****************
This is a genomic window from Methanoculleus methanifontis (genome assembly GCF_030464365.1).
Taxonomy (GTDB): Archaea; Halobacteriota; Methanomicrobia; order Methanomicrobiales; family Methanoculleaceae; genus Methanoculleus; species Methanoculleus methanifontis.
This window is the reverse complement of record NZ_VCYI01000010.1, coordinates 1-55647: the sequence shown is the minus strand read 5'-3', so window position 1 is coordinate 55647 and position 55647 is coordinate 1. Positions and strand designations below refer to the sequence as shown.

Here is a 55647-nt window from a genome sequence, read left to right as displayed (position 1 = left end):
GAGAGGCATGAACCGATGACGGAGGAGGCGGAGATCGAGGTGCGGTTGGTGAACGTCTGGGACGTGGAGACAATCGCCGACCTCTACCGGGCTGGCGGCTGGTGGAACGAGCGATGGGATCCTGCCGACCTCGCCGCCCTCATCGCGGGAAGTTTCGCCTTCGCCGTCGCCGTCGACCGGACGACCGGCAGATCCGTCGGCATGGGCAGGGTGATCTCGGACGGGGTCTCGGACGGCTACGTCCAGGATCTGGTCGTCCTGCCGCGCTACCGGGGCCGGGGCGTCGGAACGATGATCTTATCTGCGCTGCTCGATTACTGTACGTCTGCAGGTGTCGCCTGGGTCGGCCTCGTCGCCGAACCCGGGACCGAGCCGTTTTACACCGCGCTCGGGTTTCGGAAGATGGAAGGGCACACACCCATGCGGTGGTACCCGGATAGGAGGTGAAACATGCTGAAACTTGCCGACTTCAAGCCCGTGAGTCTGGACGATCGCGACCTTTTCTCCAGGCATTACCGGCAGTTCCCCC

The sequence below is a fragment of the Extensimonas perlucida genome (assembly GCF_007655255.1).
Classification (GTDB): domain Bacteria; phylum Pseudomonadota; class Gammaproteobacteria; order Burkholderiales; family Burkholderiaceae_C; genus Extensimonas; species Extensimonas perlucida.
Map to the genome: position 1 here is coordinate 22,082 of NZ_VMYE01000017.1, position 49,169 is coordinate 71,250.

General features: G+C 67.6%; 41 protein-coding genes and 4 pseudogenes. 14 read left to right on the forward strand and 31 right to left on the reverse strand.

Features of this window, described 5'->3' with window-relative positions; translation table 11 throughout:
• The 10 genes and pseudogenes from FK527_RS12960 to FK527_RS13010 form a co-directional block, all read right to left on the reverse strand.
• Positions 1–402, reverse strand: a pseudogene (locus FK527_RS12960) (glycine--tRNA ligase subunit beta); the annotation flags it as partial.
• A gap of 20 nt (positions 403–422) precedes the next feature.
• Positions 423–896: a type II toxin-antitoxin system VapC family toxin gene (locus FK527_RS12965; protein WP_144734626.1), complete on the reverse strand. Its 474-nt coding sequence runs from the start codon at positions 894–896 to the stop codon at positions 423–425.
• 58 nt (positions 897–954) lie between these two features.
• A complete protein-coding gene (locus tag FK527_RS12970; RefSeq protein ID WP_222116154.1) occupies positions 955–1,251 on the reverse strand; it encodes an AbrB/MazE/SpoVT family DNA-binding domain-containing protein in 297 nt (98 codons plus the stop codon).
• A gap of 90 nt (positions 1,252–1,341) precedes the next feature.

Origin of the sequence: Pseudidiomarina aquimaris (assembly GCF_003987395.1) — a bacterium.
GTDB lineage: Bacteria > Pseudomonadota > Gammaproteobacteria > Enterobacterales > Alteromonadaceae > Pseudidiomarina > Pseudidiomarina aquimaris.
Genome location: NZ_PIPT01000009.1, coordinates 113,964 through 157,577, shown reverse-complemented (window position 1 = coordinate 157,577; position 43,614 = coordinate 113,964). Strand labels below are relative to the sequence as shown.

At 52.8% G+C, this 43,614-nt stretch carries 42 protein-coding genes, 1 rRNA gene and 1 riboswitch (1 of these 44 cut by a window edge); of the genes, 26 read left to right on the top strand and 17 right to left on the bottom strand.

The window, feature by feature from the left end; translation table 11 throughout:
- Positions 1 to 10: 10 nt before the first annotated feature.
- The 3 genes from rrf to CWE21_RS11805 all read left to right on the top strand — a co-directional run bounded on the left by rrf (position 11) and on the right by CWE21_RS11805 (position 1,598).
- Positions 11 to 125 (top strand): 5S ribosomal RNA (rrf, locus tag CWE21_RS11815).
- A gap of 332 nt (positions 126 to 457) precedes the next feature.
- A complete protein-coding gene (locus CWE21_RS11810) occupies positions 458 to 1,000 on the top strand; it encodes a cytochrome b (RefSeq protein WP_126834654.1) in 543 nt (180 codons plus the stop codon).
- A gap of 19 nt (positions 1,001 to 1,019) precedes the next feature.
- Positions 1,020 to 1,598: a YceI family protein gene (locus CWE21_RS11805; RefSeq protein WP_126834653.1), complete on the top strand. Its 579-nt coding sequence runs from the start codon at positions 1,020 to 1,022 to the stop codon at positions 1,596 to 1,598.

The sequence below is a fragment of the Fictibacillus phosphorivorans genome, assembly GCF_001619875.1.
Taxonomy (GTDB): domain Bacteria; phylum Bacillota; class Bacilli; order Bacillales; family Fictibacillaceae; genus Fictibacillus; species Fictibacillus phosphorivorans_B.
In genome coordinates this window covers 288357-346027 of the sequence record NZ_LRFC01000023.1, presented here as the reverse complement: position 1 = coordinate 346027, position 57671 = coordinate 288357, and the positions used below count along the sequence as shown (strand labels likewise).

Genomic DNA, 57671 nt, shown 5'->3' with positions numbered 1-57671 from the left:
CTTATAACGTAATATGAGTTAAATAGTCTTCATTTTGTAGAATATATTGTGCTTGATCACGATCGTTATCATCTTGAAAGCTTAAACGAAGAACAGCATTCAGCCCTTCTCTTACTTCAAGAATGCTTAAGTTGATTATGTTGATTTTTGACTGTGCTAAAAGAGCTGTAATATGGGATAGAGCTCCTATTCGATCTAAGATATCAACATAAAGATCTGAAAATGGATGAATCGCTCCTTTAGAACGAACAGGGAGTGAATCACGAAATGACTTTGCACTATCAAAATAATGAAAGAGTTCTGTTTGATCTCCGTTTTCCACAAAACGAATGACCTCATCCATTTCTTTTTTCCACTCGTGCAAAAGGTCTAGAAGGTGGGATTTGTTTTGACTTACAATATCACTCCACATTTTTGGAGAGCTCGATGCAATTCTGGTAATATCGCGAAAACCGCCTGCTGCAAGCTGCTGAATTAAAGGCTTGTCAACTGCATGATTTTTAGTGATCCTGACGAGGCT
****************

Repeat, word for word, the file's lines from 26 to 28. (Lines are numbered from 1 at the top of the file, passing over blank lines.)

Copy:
- A gap of 332 nt (positions 126 to 457) precedes the next feature.
- A complete protein-coding gene (locus CWE21_RS11810) occupies positions 458 to 1,000 on the top strand; it encodes a cytochrome b (RefSeq protein WP_126834654.1) in 543 nt (180 codons plus the stop codon).
- A gap of 19 nt (positions 1,001 to 1,019) precedes the next feature.